If you are looking for a special effect, like High-Key, where the tones in the portrait are all white or very light, all of your clothing and accessories should also be very light so that the emphasis is still on the skin tones.
Choose plain, solid coloured clothes and wear subtle darker muted solid colours unless you want a special accent or effect. Dress according to the style of portrait you want; formal/casual, sophisticated, elegant, indoors or out. Long sleeved garments photograph best and are more flattering and slimming on most people. Sweaters, turtle-necks, cardigans and jackets can be used very effectively as well. V-Necks can have a slimming effect and conversely, a wide-open neck can make the neck appear too wide in a photograph. Know what clothing styles suit you to make you look your best. If in doubt, ask for suggestions.
Children can wear colours and styles that are stronger than adults can, successfully in portraits. Generally, children under one year of age should wear lighter pastel shades or white. Also, consider bringing toys or props that have a special meaning. It will provide extra security to your child in a strange environment as well as personalize the portrait.
To prepare the child for the photography session, let them know how much fun it's going to be. Sometimes, most of the time, when young children are told they need to be good and smile for the camera, they feel pressured and don't respond well. And most important, if your child doesn't small just right, or puts on a 'fake' smile (common in 2-5 year olds) and you're unhappy, they feel they've done wrong and may stop cooperating. Just let the photographer do their job and make the smiles come out naturally. The session should be fun so enjoy it as a family.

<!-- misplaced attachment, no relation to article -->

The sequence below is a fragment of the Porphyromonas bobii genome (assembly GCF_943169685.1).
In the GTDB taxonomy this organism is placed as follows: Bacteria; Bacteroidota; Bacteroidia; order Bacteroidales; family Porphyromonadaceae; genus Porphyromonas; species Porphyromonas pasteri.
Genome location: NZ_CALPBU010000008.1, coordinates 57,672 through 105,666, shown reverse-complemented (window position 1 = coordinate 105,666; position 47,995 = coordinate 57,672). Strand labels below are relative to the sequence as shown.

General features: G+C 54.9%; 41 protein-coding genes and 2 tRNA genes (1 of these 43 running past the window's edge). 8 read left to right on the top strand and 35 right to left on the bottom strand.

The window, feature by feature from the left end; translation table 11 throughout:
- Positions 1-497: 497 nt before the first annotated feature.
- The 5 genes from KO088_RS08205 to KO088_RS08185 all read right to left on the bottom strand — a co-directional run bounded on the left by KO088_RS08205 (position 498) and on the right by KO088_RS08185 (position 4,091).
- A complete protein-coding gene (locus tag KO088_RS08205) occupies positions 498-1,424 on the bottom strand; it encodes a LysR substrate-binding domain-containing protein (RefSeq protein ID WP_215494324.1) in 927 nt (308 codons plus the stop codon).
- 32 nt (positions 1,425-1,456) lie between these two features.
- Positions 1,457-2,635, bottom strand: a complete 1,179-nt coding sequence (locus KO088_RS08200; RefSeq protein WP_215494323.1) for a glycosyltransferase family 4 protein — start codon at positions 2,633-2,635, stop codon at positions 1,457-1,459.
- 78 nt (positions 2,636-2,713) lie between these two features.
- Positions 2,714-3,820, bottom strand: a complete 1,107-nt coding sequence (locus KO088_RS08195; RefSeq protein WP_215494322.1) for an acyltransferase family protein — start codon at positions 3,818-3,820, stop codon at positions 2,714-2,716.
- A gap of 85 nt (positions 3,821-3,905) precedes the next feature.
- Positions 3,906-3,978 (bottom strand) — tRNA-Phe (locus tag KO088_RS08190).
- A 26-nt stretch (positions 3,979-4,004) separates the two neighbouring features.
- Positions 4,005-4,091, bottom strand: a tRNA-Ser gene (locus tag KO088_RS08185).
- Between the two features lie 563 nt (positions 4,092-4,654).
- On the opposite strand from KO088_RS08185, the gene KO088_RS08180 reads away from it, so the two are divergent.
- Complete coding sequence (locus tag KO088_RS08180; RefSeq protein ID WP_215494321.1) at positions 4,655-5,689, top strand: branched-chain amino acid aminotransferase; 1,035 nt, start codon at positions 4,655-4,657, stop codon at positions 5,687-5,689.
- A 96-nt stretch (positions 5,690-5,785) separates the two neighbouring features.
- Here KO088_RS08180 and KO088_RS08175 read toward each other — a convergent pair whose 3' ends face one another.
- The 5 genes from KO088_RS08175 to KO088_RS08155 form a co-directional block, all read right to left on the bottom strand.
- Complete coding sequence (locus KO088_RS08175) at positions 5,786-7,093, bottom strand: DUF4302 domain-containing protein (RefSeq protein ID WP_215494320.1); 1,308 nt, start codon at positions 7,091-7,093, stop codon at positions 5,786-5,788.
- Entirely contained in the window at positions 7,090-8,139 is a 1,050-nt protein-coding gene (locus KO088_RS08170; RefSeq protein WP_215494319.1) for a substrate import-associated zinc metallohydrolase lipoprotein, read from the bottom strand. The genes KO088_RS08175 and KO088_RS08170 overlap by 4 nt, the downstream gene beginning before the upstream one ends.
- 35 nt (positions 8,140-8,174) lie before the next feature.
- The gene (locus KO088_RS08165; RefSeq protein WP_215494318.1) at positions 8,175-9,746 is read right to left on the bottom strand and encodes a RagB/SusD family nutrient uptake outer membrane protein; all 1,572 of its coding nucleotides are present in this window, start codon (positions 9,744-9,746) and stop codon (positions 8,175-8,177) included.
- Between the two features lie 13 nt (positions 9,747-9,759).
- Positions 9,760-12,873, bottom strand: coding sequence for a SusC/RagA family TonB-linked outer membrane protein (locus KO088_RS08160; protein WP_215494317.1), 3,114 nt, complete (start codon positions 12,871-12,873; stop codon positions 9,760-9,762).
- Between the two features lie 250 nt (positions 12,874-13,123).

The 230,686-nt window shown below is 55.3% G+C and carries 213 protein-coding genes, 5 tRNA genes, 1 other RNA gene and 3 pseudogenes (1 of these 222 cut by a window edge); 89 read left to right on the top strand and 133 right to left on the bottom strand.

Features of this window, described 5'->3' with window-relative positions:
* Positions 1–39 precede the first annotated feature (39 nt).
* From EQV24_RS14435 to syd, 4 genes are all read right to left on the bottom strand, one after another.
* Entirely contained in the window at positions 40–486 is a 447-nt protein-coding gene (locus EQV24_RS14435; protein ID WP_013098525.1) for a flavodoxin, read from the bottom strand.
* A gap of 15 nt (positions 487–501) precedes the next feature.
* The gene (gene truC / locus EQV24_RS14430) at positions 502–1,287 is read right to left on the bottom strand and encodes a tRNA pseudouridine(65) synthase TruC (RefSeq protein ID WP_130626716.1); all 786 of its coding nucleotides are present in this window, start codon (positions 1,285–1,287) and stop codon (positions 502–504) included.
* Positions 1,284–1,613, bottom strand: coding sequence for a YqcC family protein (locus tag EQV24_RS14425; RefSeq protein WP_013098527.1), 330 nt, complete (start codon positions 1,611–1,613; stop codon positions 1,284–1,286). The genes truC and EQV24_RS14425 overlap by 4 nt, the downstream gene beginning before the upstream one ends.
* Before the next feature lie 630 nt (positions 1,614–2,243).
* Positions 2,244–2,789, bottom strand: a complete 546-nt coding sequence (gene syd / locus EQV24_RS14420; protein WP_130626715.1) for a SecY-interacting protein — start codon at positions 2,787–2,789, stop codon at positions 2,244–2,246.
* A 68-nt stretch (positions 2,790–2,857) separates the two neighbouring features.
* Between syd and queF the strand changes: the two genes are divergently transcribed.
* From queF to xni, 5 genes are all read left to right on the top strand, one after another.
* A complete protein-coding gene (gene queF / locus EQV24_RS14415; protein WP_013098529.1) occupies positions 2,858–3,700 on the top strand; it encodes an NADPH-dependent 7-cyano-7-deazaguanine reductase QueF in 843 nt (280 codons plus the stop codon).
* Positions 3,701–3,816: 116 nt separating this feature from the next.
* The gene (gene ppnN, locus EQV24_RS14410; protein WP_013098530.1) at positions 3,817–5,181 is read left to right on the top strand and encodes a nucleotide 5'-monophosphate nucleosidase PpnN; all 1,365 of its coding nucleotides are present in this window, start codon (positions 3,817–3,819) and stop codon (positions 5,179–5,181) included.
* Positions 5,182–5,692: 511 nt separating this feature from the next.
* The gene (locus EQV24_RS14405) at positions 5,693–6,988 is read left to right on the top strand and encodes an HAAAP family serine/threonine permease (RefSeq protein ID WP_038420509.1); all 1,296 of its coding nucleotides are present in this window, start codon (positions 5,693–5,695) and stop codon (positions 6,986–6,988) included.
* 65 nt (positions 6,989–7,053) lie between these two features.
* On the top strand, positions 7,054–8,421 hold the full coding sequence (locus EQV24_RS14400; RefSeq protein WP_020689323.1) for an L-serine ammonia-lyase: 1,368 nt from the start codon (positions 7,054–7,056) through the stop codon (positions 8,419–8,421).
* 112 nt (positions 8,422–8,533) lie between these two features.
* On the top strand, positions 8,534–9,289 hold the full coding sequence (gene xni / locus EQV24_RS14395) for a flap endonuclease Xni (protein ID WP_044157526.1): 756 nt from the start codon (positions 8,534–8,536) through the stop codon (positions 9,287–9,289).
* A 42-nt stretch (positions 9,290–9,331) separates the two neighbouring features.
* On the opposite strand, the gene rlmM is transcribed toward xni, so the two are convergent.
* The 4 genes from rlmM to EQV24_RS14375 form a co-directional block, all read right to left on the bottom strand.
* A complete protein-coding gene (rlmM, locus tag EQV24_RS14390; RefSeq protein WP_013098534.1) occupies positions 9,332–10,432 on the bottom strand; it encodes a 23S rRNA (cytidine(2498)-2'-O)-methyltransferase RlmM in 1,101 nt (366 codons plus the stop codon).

OUTDOOR OR ENVIRONMENTAL PORTRAITS
Choose casual styles and colours appropriate for the environment. Denims and leather styles are excellent outdoors. Pastels can suit a similar environment in your home quite beautifully. Simple sweaters, jackets and scarves photograph very well and add a personal touch. Remember coordination for couples and groups.
Hair should look natural. Avoid hairstyles that would be extreme or out of style in your portrait in a short period of time. If changing hair styles or getting a cut, it is recommended that you do so at least a week prior to your session. This way you have time to get used to it, or correct it if the cut or style isn't to your liking.
Make hair style appropriate to the style of portrait. If it's a formal portrait, suites and long gowns, a more elegant 'up-do' may be appropriate. Outdoors, in jeans and t-shirts, hair down and natural would be better suited.
Last but not least is makeup. Above all, skin should have a natural, clear appearance after makeup has been applied. Avoid oil base makeup that will give the skin a shiny look. Enhancing the natural structure of the face by emphasizing the cheekbones with high-light makeup and naturally blended darker tones will slenderize your features. But be careful not to go too dark or attempt this if you don't normally do this type of makeup.
Use a touch-up stick to cover blemishes but be careful not to overdo it. If you plan to use a coloured eyeliner or accent, apply it very lightly as this type of makeup will luminesce when photographed and look much brighter in your portrait. You can use a much stronger makeup treatment for a Black & White portrait than for colour.
Carefully applied, high quality makeup can be a great asset in getting outstanding results in your portrait. Get your makeup professionally applied if you dont' feel comfortable doing it yourself and tell them it's for a portrait session. Generally though, if you don't wear any or a lot of makeup, just do what you normally do - otherwise it won't look like you and you won't be happy with it.
If you have any questions, please don't hesitate to contact us.
This article is ©2008, Mike Guilbault
Unauthorized Reproduction Prohibited